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101: Intro to Southbound

101: Intro to Southbound

By Mark, Brian, Ron and Perry

Like many college “garage bands” of its day, Southbound had very humble origins and a history that preceded a band that would, one day, fail to be recognized as a serious contender for the Rock ‘n’ Roll Hall of Fame.

In its first iteration, the pop band had its roots in a pep band that played in support of the Chaminade Eagles, the football team representing one of Southern California’s finest Catholic preparatory schools.

It was in a makeshift music room, and on the sidelines of the football field, that Perry Voogt, Ron Insana and Sean Stewart first came together. Lacking either athletic skills, or parental permission, to carry their talent to the grid iron, the trio, (although others would come and go in the early days), formed a separate pop band with the enigmatic moniker, “Yellow Snow.”

With Mike Kellogg on bass, as well, “Yellow Snow” gave its first live concert on Saint Patrick’s Day, 1975, before, at most, dozens of screaming 7th, 8th and 9th graders at Chaminade’s middle school campus. While the original cassette tape of that monumental performance has been lost, or destroyed by the attending audience, (music historians have not reached a conclusion about this point) …the band’s rendition of Bread’s, “If,” reduced Ron’s mother to tears, leading the band, incorrectly, into believing that it had a future in music.

However, with a reorganization of the band into a trio shortly thereafter, Ron, Sean and Perry managed to find weekend work playing cover tunes at The Stage Coach Inn, a restaurant owned by Sean’s late, great, dad, Big John Stewart. There they played three nights a weekend for many months, building a repertoire of cover tunes that appealed to anyone between the ages of 65 and dead.

The band’s rendition of Bread’s, “If,” reduced Ron’s mother to tears, leading the band, incorrectly, into believing that it had a future in music.

Wedding gigs also became commonplace, earning the boys a rather hefty sum of money during their high school years.  Ron, ultimately, did manage to gain parental accession to play football in his junior and senior years, where his record as a back-up quarterback earned him a reputation as one of the Santa Fe League’s slowest, and shortest, signal callers in the San Fernando Valley. His contemporary, John Elway, who played across the street from Ron’s apartment, at Granada Hills High, wore the same number, and often, it was said, modeled his style after Ron’s. As the winners get to re-write history, it was John who went on to win two Super Bowl Rings with the Denver Broncos and is currently their General Manager. He has never contacted Ron to offer thanks for that important inspiration.

They played three nights a weekend for many months, building a repertoire of cover tunes that appealed to anyone between the ages of 65 and dead.

But we digress. Playing cover tunes that ranged from Andy William’s “Moon River,” to Deep Purple’s “Smoke on the Water,” “Quantum,” as “Yellow Snow” would subsequently be re-named, became a staple of the San Fernando Valley wedding scene. Known, also, for playing Morris Albert’s “Feelings,” and Debbie Boone’s “You Light up My Life,” more times than is humanly possible to withstand, the band managed to enjoy a 4-year journey of musical mediocrity which was eclipsed only by its red Spandex jumpsuits, white shirts and shoes. Again, thankfully, there is no visual record extant, as it could affect the on-air career of one of the band’s founding members.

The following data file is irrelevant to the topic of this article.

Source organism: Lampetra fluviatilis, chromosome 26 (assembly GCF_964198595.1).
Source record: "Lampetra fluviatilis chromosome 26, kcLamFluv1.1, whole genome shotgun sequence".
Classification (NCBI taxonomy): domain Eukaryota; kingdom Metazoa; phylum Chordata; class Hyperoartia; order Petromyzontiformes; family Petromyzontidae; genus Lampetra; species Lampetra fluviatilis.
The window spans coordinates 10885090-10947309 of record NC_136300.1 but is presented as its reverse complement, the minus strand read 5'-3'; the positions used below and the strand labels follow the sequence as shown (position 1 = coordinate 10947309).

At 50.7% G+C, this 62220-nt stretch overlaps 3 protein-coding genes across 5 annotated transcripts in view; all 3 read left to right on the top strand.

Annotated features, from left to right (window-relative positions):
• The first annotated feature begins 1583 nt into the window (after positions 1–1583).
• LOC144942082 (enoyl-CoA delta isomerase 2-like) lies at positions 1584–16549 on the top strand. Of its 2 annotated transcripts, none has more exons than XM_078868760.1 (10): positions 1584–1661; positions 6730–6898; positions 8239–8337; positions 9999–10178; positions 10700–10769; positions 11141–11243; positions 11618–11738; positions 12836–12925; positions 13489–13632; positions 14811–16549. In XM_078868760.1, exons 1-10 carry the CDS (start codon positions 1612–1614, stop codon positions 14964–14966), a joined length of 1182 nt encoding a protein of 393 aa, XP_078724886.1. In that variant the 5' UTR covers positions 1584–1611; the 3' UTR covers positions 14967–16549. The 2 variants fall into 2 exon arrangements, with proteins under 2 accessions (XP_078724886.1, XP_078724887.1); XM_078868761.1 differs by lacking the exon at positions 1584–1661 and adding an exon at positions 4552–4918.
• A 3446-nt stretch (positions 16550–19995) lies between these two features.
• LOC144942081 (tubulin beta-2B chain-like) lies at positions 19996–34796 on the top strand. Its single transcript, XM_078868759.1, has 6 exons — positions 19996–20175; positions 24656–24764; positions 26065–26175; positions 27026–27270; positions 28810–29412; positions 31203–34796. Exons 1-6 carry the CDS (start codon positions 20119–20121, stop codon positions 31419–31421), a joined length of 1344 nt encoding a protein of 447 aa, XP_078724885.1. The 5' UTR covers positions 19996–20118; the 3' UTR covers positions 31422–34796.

As college approached, rhythm guitar player and back-up vocalist, Sean Stewart, left Southern California for the University of Nevada, Las Vegas, following in his father’s footsteps, majoring in hospitality management. Sean’s grace, dignity and support, while on the lam for running numbers in Vegas, allowed “Southbound” to flourish without him.

However, in the immediate aftermath of Sean’s departure, Ron and Perry were without a fully functioning band for the first time in four years.

While they had written some songs together during their years as a cover band, from Ron’s uniquely depressing “Lonely Hearts and Empty Faces,” to Perry’s equally mordant, “Rain,” (which would later actually become a signature tune of Southbound), Perry and Ron were uncertain about their future as performers.

Perry and Ron planned to attend Loyola Marymount University together, Perry studying business and Ron, music. Indeed, they roomed together for their first semester in college, although some highly distinct, and intimately personal, habits would, eventually, lead them to live separate lives, even as they forged a deeper bond in the newly formed “Southbound.”

In the fateful summer of 1979, just prior to Ron and Perry’s college departure, Brian Cieslak and Mark Hollingsworth, two Chaminade classmates, hooked up with Ron and Perry in Perry’s living room in Granada Hills, California, in an effort to forge a new sound, with both cover tunes and original songs. It would eventually become apparent that Brian’s tasty guitar licks and Springsteen-like ability to manufacture toe-tapping tunes would add a radically new dimension to the emerging group.